Introduction

Socioeconomic status (SES) has been shown by many studies to be related to almost all health conditions as well as their risk factors. These include but are not limited to: overall mortality, child mortality, maternal mortality, chronic diseases, communicable diseases, health behaviour and use of health services (1-4). Health researchers are usually required to analyse their finding according to SES. Outside the health field, studies have also shown that SES is related to many important aspects of life including language development, political participation, vulnerability and crime rates (5).

SES can be defined as “one’s access to financial, social, cultural, and human capital resources” (6). It has also been defined as “the relative position of an individual or family within a hierarchical social structure, based on their access to, or control over, wealth, prestige, and power” (7).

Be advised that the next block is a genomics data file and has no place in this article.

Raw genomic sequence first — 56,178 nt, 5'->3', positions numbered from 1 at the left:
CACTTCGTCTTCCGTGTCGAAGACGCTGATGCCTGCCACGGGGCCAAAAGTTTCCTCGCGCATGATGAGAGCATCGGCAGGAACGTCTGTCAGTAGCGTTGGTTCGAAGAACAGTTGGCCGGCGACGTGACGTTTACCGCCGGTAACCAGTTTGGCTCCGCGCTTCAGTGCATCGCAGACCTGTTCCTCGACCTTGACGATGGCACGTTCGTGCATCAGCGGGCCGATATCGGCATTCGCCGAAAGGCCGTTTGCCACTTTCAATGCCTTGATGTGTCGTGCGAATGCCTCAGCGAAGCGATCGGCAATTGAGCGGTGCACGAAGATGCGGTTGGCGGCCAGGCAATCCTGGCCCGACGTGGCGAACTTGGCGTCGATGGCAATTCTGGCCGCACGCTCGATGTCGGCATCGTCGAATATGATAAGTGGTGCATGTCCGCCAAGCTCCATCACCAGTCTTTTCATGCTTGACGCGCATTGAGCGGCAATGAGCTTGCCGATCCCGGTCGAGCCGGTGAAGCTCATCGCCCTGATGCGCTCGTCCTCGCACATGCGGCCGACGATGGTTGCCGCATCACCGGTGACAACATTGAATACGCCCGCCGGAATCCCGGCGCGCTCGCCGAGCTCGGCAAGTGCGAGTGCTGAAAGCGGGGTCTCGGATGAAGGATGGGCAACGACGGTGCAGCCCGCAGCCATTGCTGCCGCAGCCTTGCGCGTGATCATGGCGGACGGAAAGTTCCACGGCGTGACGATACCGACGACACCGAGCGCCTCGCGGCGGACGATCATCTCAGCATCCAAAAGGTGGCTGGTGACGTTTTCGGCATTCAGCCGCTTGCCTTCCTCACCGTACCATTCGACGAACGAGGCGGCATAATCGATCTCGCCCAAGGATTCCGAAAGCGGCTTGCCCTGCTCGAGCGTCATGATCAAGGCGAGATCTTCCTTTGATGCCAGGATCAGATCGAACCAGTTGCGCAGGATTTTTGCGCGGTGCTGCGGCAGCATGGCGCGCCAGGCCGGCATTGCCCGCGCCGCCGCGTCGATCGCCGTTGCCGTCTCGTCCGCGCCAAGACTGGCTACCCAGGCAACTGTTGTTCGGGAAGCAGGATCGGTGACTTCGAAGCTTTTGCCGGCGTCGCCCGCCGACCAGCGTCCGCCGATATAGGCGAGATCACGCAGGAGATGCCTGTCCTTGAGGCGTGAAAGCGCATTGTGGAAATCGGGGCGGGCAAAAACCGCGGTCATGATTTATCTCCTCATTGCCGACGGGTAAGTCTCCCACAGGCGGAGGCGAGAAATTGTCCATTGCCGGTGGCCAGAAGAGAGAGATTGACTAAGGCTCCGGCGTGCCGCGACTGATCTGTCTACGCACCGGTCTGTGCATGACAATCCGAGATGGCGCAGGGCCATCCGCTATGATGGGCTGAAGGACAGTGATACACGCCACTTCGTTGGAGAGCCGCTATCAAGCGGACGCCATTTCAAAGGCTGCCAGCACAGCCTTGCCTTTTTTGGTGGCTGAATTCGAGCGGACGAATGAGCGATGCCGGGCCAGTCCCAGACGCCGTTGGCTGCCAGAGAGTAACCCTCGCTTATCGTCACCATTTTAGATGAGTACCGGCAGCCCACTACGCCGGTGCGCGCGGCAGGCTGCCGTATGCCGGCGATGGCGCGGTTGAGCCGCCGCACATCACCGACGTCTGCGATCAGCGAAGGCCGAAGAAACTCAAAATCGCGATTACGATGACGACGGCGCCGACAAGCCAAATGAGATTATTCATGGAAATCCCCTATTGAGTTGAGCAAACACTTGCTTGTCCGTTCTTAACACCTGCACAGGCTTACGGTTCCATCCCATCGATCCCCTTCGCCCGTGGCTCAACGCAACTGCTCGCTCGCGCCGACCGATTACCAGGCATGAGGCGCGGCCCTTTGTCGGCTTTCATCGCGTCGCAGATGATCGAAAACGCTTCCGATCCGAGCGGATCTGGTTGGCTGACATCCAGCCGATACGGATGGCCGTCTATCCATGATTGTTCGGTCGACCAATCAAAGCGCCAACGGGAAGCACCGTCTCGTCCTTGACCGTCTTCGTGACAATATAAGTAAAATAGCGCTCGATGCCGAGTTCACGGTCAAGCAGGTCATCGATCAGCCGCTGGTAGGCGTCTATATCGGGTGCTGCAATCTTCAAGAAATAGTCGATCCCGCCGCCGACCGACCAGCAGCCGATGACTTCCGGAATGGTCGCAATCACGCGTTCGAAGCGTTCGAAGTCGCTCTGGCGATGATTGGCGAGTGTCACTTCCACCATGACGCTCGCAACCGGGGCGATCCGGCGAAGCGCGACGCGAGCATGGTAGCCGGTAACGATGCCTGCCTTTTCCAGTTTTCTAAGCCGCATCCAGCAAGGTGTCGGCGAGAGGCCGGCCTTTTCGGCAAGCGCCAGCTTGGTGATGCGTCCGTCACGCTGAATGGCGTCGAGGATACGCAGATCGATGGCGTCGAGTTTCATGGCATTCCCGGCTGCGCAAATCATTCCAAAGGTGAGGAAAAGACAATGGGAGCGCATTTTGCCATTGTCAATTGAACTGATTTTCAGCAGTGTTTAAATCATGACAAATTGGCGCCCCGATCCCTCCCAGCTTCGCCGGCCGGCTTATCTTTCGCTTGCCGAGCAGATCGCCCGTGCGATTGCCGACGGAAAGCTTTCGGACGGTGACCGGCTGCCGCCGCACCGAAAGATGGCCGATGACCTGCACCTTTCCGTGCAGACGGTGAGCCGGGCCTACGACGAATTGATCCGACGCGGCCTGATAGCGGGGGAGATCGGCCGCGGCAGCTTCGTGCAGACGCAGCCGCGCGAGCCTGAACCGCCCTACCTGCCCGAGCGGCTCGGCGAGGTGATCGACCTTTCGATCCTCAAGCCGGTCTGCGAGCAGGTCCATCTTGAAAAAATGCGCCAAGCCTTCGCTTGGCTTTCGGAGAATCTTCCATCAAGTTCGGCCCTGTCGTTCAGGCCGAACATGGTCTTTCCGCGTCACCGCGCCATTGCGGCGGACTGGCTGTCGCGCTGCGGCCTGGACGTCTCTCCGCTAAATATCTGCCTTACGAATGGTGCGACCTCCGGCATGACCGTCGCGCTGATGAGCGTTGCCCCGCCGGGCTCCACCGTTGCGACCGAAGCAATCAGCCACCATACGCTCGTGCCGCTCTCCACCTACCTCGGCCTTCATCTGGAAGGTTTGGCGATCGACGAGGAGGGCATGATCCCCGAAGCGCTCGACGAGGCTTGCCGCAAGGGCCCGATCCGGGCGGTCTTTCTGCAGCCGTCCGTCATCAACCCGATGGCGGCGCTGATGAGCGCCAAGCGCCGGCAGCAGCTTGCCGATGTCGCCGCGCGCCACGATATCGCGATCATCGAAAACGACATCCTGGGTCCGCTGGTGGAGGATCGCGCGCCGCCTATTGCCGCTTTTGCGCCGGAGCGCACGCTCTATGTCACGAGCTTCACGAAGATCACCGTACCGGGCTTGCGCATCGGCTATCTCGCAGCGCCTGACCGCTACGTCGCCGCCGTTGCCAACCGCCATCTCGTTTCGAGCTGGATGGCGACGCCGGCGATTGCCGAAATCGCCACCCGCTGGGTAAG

Although SES is one of the essential factors in the majority of health research, it is still one of the most difficult constructs to capture. The difficulty arises from the fact that SES is not a single variable like height or weight that can be easily measured. SES is the result of the interaction of many variables, which are themselves difficult to measure, such as income, wealth and occupation (6,8–11). This is especially problematic for health researchers who are not specialized in social sciences and just want a relatively accurate yet easy-to-calculate method to measure SES in their study (12).